Customer experience design is the forgotten dimension of sustainability. We need to transcend what have now become well-defined approaches and definitions of customer experience, to help companies understand why their offerings are no longer resonating with people, and how to develop a profound understanding of the lived experience of every single person whose lives our organisations touch. This understanding is just as applicable to those businesses and organisations developing sustainable products, services, technologies and initiatives.
Around the world there is a growing awareness of the destructive nature of current economic paradigms based on fragmentation, where powerful nations aim to dominate weaker nations rich in natural resources. The most enlightened businesses are now transforming their life-destroying business models to ones which are life-enhancing and which regenerate natural ecosystems and local economies. By shifting our focus into a more soulful way of being we can radically transform the attention of business from a focus on interactions that individual people have with products and services, to the quality of experience of communities and the richness of the quality of their lives. Continue reading “The Time is Now for a more Soulful Way of Business”
Today Maria and I are very happy to announce the launch of the eBook edition of Customer Experiences with Soul: A New Era in Design. All formats are supported and you can download a copy here: Customer Experiences with Soul eBook
In 2002, fifteen years ago, David Kelley stopped calling his design company Ideo’s approach “design” and instead named it as “design thinking.” This would become one of the most important ideas of the 21st century. But design thinking did not come out of nowhere.
In the 1990s an approach called ‘designing the customer experience’ was developed at the Human Factors department of BT Laboratories in Ipswich. In the early 1990s the focus was on human-computer interaction, a discipline mostly based in university research departments, with little connection to marketing departments, product managers, service centres and business strategists. The process ‘designing the customer experience’ was created to reposition Human Factors and user-centred design at the very heart of the product life-cycle within organisations, thus helping to lay the groundwork for the development of design thinking, service design, customer journey mapping and concepts such as customer success. Continue reading “Designing the Customer Experience”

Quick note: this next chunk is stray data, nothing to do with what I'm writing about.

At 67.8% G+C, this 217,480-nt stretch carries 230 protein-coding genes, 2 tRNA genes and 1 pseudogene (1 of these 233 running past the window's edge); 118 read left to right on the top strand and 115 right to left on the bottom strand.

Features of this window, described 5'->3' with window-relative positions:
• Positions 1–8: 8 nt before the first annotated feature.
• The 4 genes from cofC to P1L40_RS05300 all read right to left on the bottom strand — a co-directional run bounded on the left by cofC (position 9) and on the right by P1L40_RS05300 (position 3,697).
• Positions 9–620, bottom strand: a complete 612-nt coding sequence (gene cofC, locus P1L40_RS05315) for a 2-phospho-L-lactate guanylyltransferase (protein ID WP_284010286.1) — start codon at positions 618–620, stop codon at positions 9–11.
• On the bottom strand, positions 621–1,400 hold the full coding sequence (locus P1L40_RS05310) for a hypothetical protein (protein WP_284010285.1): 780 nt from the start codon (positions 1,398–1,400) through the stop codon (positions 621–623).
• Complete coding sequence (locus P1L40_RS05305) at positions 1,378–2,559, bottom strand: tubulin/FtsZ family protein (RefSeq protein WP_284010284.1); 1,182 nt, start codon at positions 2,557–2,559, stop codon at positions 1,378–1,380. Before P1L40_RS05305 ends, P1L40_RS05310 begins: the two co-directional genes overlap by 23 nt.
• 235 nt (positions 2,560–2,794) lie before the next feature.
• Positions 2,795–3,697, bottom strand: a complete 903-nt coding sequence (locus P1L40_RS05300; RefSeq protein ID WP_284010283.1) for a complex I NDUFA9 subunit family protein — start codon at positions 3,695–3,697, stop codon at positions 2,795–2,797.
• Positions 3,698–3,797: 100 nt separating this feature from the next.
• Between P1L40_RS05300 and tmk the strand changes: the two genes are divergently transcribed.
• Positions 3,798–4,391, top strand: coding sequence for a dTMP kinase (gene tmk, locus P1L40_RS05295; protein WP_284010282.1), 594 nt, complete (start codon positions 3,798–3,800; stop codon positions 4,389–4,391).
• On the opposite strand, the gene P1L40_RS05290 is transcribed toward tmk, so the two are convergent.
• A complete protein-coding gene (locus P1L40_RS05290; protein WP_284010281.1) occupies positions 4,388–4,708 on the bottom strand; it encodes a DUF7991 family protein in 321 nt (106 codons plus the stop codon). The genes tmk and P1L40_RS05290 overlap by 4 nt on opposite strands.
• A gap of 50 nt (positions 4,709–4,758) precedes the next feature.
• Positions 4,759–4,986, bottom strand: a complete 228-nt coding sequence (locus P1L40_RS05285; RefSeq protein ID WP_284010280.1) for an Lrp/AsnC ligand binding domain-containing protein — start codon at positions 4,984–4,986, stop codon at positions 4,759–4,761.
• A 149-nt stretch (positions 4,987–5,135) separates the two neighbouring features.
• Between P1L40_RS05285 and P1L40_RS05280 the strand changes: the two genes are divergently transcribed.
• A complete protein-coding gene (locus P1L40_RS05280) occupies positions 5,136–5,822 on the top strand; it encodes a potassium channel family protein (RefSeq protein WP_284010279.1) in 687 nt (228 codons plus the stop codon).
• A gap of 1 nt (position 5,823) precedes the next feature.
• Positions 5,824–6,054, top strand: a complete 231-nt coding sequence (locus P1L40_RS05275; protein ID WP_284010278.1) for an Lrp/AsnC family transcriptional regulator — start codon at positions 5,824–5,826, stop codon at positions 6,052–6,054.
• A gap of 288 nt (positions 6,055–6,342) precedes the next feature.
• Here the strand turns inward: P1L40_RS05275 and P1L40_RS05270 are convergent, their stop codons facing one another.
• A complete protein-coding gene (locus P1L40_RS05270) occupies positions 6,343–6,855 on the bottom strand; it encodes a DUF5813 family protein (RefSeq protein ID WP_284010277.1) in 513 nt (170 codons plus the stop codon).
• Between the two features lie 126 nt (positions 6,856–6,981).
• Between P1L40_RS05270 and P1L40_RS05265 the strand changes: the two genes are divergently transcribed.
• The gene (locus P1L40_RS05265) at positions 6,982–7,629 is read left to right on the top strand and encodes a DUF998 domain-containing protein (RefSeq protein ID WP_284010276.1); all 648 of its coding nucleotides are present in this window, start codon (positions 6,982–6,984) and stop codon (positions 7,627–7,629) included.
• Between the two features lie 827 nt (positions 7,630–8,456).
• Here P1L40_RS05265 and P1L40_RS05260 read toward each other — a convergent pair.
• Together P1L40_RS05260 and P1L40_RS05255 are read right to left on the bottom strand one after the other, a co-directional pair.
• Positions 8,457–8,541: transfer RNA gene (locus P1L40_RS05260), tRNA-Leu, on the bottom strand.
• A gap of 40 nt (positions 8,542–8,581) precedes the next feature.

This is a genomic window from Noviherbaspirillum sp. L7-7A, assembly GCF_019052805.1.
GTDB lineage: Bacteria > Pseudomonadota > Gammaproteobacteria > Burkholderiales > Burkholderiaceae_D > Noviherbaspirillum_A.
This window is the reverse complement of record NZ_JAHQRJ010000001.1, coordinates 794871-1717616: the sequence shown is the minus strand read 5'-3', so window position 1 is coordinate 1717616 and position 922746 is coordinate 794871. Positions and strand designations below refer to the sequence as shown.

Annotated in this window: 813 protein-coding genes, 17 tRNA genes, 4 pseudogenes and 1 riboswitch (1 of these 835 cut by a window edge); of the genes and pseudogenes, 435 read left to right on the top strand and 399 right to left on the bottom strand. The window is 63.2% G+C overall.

In 1992 I started work at BT Laboratories, British Telecom’s research and development technology park as a psychologist in the Human Factors Department, within it’s Research Department which also contained the Speech Recognition and Futurology departments, headed up by Peter Cochrane, one of the UK’s leading futurologists. Along with Xerox PARC, the BT Human Factors team was one of the largest in the world, and unlike more academic teams based in universities, we worked extremely closely with our marketing colleagues, who were our internal clients. In 1995 I co-authored a paper Delivering Competitive Edge in which Mike Atyeo and I wrote:
Usability is a key business driver and user-centred techniques are emerging to deliver this competitive edge. It is essential to move away from simple product design, beyond the integrated service design of product, packaging, documentation, and after-sales service, to the comprehensive design of the customer experience. Continue reading “A Deeper Definition of Customer Experience”